Scrolling Headlines:

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September 22, 2017

‘It’ has revitalized the modern monster movie -

September 21, 2017

UMass Republicans feel ostracized in political climate -

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Irma hits Cuba, putting rain cloud over students’ study abroad plans -

September 21, 2017

UMass football travels to Tennessee for its first Power Five game of 2017 -

September 21, 2017

UMass women’s soccer looks ahead to Thursday matchup with Davidson -

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Perussault and the Minutewomen are ready for the start of A-10 play -

September 21, 2017

Behind the “Hate has no home at UMass” campaign -

September 21, 2017

A-10 field hockey notebook: VCU, St. Joseph’s, and Lock Haven dominate -

September 21, 2017

Video games as art -

September 21, 2017

A-10 men’s soccer notebook: Davidson falls to Virginia Tech in Blacksburg -

September 21, 2017

Glazed and confused: what youth should know about vaping -

September 21, 2017

Trust the professors, and trust the system -

September 21, 2017

Beauty that exists all around you and how to notice it -

September 21, 2017

Student death reported to the University Sept. 19 -

September 20, 2017

Domestic violence and experience of Muslim women lecture kicks off seminar series -

September 20, 2017

Students demand bathroom accountability -

September 20, 2017

Small trashcan fire broke out in Kennedy Hall -

September 20, 2017

Immigration policy discussed in public teach-in -

September 20, 2017

DaLuz: Boston Celtics stuck trudging in the mud

(Curtis Compton/Atlanta Journal-Constitution)

The Boston Celtics, once again, found themselves on the wrong side of the pingpong balls.

Danny Ainge, Boston’s general manager and president of basketball operations, was left performing his best Bill Belichick impersonation at his press conference Tuesday night after the Celtics, once again, were left hanging their heads after missing out on a top two selection in next month’s NBA Draft – staying at No. 3 in the order as the Nets had the third-worst record.

“It could have been better, it could have been worse,” Ainge told reporters at Boston’s practice facility in Waltham Tuesday night. “It is what it is.”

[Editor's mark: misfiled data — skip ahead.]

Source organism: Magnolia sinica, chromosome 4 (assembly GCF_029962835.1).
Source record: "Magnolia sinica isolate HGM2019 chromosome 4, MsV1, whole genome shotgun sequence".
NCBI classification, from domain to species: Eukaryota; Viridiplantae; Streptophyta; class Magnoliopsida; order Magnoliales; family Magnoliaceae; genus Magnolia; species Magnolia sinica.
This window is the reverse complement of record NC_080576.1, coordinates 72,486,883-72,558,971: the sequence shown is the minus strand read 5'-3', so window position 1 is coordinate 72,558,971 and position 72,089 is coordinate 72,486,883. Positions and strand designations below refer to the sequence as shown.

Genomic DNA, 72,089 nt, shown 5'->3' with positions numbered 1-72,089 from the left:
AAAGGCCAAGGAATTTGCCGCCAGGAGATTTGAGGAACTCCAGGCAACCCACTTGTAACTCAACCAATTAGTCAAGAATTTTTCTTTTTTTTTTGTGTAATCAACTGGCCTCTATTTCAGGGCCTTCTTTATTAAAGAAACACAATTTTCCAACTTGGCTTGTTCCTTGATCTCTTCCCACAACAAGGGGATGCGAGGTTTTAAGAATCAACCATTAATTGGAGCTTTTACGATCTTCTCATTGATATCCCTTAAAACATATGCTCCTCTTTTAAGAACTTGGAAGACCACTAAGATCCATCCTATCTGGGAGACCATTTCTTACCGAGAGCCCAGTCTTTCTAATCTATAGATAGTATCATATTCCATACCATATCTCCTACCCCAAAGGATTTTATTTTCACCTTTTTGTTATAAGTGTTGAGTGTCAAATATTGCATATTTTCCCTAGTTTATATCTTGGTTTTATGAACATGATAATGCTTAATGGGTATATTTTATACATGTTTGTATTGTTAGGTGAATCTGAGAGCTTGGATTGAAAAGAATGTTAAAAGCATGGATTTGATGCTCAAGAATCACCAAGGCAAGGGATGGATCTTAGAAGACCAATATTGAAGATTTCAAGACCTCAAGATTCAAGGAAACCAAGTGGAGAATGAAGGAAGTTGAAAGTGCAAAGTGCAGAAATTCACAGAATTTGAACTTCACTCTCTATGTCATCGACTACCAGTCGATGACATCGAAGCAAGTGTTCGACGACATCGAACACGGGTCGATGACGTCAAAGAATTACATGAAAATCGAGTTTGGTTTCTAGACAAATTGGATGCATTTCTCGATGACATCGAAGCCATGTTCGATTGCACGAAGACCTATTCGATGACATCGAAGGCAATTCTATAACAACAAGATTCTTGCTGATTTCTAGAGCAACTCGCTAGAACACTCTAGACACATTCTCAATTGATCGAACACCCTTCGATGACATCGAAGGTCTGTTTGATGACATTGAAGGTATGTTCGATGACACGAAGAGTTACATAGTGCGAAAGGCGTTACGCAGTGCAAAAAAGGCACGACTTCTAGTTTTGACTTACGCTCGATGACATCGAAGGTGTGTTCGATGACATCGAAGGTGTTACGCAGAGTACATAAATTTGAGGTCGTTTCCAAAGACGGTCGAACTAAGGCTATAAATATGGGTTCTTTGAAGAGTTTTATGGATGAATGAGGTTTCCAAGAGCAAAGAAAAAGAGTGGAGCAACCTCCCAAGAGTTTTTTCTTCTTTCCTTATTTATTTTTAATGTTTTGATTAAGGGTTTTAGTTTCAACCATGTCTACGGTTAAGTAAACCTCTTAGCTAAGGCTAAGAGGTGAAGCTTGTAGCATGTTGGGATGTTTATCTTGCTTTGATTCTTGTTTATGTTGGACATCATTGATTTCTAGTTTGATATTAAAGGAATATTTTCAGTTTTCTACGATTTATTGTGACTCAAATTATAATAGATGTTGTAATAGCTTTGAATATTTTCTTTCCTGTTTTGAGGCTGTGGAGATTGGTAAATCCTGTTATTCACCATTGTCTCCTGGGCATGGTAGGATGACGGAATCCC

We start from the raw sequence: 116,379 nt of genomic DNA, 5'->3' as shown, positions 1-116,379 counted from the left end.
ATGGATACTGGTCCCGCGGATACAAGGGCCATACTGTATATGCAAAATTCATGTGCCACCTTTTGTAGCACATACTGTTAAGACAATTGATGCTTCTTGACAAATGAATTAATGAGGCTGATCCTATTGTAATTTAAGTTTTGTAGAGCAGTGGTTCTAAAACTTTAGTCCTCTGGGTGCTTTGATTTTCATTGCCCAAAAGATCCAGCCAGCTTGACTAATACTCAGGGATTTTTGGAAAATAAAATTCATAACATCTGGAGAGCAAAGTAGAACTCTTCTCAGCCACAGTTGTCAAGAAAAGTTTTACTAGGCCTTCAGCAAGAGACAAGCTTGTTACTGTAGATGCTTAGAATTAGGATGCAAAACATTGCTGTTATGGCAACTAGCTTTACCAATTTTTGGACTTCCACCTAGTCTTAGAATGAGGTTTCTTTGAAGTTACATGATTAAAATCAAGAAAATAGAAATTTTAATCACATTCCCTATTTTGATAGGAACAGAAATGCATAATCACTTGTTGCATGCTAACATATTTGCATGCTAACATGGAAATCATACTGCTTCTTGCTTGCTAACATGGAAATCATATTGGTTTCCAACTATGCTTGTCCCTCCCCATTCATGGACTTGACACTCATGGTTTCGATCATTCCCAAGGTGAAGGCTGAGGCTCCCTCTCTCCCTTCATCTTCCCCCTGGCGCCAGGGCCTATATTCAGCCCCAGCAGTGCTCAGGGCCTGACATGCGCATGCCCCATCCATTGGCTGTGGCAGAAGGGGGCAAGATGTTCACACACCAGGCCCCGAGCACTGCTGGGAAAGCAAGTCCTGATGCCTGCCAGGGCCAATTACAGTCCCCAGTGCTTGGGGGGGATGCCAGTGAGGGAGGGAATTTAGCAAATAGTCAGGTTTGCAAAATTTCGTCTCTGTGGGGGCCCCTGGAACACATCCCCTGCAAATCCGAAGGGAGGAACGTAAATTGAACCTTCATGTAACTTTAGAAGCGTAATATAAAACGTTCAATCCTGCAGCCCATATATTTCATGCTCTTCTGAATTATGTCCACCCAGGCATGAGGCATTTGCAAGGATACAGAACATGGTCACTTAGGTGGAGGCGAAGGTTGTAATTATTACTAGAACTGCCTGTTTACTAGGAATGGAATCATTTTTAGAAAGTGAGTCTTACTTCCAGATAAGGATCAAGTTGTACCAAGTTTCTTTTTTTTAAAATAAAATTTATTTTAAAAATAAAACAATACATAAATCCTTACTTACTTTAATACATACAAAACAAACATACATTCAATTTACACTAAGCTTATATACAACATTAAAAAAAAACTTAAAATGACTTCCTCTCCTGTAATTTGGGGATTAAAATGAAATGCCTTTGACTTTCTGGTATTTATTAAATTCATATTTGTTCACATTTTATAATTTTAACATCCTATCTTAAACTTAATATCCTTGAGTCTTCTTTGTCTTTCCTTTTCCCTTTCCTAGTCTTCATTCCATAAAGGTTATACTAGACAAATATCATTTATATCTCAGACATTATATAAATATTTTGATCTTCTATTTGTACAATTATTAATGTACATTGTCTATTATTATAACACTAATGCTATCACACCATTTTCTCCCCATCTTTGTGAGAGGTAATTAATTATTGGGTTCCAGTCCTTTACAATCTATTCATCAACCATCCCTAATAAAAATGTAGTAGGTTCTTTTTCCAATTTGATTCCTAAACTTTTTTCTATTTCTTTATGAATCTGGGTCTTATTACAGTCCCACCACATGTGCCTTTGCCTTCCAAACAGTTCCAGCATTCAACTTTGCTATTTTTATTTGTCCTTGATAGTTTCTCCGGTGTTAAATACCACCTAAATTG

The Celtics received the No. 3 pick in the draft courtesy of the Brooklyn Nets, after Ainge essentially performed a heist by trading aging veterans Kevin Garnett and Paul Pierce well past their primes among others for Brooklyn’s first round picks in 2014, 2016 and 2018, and the right to swap first round picks in 2017.

All bets were hedged on the Celtics moving up in the order by grace of the basketball and ping pong Gods, but as history so often repeats itself, Boston was on the outside looking in of where they had hoped to be. Isaiah Thomas could only bring so much luck.

Obtaining the No. 3 pick is a huge road block in the progression of the rebuild for Boston – not because it was expected to be in the top two selections, but because there was a great chance that it could end up there, but now have one less-valuable asset.

The Celtics don’t need another athletic, defensive guard like Kris Dunn – the projected third pick by some outlets – who they appear to have in the likes of Marcus Smart and Terry Rozier.

In most drafts, the third selection is one not looked at with negative connotations. However, all the draft “experts” have predicted the projected top two picks, Louisiana State’s Ben Simmons and Duke’s Brandon Ingram, are the only real difference makers and impact players.

The loss isn’t really in the player, but the pick itself – leaving Ainge hamstrung in the process of trying to take the Celtics to the next step.

The No. 1 pick is marketable. Ingram has drawn comparisons to Kevin Durant and the Chad Ford’s of the world expect the 6-foot-10 Simmons to be an all-star caliber player that can start right away. Teams that are just a minor piece or two away from contending for a championship could be attracted to either of the top two selections, and teams like the Sixers, Lakers and Celtics could be in the market of making blockbuster moves to speed up the rebuilding process.

Now on the outside looking in, the ability to trade for players like Chicago’s Jimmy Butler or Indiana’s Paul George and packaging the No.3 pick to bring in a player of that caliber is limited.

The fear for Boston fans is remaining amongst the likes of the Atlanta Hawks, who were swept by the Cleveland Cavaliers in the eastern conference semifinals after besting the Celtics four games to two in the previous round. If the Cavilers can sweep the team that beat Boston by two games, injuries aside, how close can they be?

We all know now the Celtics were vastly overrated after squeaking by both Cleveland and the defending NBA champion Golden State Warriors at the regular season’s end.

Which goes to show how far off they really are from contending for a championship. Losing out on a top two selection Tuesday night hurts the Celtics chances of being that much better and taking that next step in the foreseeable future.

Get ready to be spoon-fed for the next month or so about how Boston can get that much better by adding another young player in the draft if they are unable to trade the pick.

And if I’m Ainge, I’d be on the phone as we speak.

Kyle DaLuz can be reached at kdaluz@umass.edu and followed on Twitter @Kyle_DaLuz.

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